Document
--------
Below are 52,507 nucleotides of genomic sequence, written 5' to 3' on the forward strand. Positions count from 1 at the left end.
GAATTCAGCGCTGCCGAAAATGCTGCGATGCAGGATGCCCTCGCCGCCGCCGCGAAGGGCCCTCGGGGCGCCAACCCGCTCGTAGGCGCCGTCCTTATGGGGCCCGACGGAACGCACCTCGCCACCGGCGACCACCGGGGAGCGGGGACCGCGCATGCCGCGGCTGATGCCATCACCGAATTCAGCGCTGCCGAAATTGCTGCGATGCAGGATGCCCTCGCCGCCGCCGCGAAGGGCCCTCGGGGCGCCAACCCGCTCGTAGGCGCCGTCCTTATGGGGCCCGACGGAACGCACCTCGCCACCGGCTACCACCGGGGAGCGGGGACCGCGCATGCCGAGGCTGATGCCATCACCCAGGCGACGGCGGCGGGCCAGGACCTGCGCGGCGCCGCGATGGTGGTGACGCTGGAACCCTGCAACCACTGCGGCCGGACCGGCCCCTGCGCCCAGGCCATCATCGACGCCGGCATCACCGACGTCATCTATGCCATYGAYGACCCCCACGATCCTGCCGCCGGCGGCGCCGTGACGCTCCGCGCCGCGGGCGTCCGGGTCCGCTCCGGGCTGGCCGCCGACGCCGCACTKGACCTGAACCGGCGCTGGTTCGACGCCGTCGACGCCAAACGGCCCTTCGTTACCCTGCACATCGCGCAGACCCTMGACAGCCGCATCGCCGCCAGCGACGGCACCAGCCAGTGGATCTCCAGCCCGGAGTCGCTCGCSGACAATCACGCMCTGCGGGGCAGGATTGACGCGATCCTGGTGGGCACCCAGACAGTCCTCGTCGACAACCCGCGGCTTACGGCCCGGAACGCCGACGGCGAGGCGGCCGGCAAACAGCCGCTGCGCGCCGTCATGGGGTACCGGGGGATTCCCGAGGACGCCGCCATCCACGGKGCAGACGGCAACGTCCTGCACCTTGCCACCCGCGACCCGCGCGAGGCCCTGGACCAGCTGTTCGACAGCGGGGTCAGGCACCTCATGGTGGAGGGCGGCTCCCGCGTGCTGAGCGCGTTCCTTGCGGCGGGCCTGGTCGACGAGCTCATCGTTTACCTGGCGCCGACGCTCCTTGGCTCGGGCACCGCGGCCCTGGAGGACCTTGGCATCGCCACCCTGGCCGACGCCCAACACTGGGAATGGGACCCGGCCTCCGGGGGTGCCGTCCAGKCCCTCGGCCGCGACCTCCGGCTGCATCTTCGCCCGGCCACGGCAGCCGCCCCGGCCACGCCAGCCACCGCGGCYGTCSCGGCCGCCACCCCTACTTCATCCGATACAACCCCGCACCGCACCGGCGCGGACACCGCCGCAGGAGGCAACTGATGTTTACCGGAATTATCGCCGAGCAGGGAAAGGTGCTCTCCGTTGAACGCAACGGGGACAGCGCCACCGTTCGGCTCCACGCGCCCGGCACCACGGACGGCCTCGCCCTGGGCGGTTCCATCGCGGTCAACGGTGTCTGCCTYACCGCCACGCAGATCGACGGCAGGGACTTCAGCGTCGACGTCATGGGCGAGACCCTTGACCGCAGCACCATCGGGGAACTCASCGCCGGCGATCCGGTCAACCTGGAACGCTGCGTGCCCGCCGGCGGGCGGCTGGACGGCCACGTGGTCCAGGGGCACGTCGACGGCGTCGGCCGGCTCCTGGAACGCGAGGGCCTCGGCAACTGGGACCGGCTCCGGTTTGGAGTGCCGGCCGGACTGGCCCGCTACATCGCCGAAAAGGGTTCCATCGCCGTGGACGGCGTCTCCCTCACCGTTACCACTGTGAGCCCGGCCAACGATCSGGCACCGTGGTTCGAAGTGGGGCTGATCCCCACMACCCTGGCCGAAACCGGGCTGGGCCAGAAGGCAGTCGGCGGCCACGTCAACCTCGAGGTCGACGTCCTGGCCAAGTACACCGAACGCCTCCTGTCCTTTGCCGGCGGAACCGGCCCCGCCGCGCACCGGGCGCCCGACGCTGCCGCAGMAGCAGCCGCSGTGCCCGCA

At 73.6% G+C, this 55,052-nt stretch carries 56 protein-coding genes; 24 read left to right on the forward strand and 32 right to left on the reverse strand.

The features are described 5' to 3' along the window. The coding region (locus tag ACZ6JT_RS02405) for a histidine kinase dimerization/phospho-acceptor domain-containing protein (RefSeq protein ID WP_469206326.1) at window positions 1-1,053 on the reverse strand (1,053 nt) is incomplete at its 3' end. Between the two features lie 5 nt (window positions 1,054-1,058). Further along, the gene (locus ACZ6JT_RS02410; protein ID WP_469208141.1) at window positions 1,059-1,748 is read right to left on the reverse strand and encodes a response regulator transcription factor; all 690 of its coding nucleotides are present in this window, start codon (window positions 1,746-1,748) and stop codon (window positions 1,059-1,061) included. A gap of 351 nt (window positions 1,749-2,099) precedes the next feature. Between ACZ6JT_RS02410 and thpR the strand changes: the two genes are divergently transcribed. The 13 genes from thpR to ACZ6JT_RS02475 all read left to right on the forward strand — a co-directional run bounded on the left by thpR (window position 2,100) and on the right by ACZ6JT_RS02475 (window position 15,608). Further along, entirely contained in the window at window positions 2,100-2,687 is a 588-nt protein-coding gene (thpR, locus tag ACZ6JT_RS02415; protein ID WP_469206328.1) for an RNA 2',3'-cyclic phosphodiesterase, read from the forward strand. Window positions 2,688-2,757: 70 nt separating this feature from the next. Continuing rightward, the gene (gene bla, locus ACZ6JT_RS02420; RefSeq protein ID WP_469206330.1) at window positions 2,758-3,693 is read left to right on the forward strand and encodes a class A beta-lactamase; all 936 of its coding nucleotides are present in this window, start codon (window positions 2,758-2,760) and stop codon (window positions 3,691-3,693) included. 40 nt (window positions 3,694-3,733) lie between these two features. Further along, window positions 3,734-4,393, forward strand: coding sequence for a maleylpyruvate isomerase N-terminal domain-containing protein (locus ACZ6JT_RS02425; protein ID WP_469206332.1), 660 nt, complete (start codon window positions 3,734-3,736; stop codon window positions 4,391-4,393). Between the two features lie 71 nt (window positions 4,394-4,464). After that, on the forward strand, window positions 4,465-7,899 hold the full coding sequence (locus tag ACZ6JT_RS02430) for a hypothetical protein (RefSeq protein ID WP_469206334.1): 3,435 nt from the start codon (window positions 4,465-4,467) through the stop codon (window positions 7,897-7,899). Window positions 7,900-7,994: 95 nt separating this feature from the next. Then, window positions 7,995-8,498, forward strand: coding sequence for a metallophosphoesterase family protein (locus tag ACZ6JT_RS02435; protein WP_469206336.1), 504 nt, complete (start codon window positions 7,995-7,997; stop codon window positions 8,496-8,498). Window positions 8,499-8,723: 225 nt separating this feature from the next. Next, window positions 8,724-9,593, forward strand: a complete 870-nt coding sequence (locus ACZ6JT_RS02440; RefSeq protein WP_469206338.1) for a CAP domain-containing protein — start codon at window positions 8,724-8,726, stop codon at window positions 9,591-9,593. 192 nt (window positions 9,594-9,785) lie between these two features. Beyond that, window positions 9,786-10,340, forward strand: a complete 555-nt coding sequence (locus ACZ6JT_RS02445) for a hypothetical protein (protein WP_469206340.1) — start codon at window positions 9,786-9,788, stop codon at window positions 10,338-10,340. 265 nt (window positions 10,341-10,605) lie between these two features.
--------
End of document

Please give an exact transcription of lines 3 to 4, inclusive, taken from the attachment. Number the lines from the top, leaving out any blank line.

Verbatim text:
At 73.6% G+C, this 55,052-nt stretch carries 56 protein-coding genes; 24 read left to right on the forward strand and 32 right to left on the reverse strand.

The features are described 5' to 3' along the window. The coding region (locus tag ACZ6JT_RS02405) for a histidine kinase dimerization/phospho-acceptor domain-containing protein (RefSeq protein ID WP_469206326.1) at window positions 1-1,053 on the reverse strand (1,053 nt) is incomplete at its 3' end. Between the two features lie 5 nt (window positions 1,054-1,058). Further along, the gene (locus ACZ6JT_RS02410; protein ID WP_469208141.1) at window positions 1,059-1,748 is read right to left on the reverse strand and encodes a response regulator transcription factor; all 690 of its coding nucleotides are present in this window, start codon (window positions 1,746-1,748) and stop codon (window positions 1,059-1,061) included. A gap of 351 nt (window positions 1,749-2,099) precedes the next feature. Between ACZ6JT_RS02410 and thpR the strand changes: the two genes are divergently transcribed. The 13 genes from thpR to ACZ6JT_RS02475 all read left to right on the forward strand — a co-directional run bounded on the left by thpR (window position 2,100) and on the right by ACZ6JT_RS02475 (window position 15,608). Further along, entirely contained in the window at window positions 2,100-2,687 is a 588-nt protein-coding gene (thpR, locus tag ACZ6JT_RS02415; protein ID WP_469206328.1) for an RNA 2',3'-cyclic phosphodiesterase, read from the forward strand. Window positions 2,688-2,757: 70 nt separating this feature from the next. Continuing rightward, the gene (gene bla, locus ACZ6JT_RS02420; RefSeq protein ID WP_469206330.1) at window positions 2,758-3,693 is read left to right on the forward strand and encodes a class A beta-lactamase; all 936 of its coding nucleotides are present in this window, start codon (window positions 2,758-2,760) and stop codon (window positions 3,691-3,693) included. 40 nt (window positions 3,694-3,733) lie between these two features. Further along, window positions 3,734-4,393, forward strand: coding sequence for a maleylpyruvate isomerase N-terminal domain-containing protein (locus ACZ6JT_RS02425; protein ID WP_469206332.1), 660 nt, complete (start codon window positions 3,734-3,736; stop codon window positions 4,391-4,393). Between the two features lie 71 nt (window positions 4,394-4,464). After that, on the forward strand, window positions 4,465-7,899 hold the full coding sequence (locus tag ACZ6JT_RS02430) for a hypothetical protein (RefSeq protein ID WP_469206334.1): 3,435 nt from the start codon (window positions 4,465-4,467) through the stop codon (window positions 7,897-7,899). Window positions 7,900-7,994: 95 nt separating this feature from the next. Then, window positions 7,995-8,498, forward strand: coding sequence for a metallophosphoesterase family protein (locus tag ACZ6JT_RS02435; protein WP_469206336.1), 504 nt, complete (start codon window positions 7,995-7,997; stop codon window positions 8,496-8,498). Window positions 8,499-8,723: 225 nt separating this feature from the next. Next, window positions 8,724-9,593, forward strand: a complete 870-nt coding sequence (locus ACZ6JT_RS02440; RefSeq protein WP_469206338.1) for a CAP domain-containing protein — start codon at window positions 8,724-8,726, stop codon at window positions 9,591-9,593. 192 nt (window positions 9,594-9,785) lie between these two features. Beyond that, window positions 9,786-10,340, forward strand: a complete 555-nt coding sequence (locus ACZ6JT_RS02445) for a hypothetical protein (protein WP_469206340.1) — start codon at window positions 9,786-9,788, stop codon at window positions 10,338-10,340. 265 nt (window positions 10,341-10,605) lie between these two features.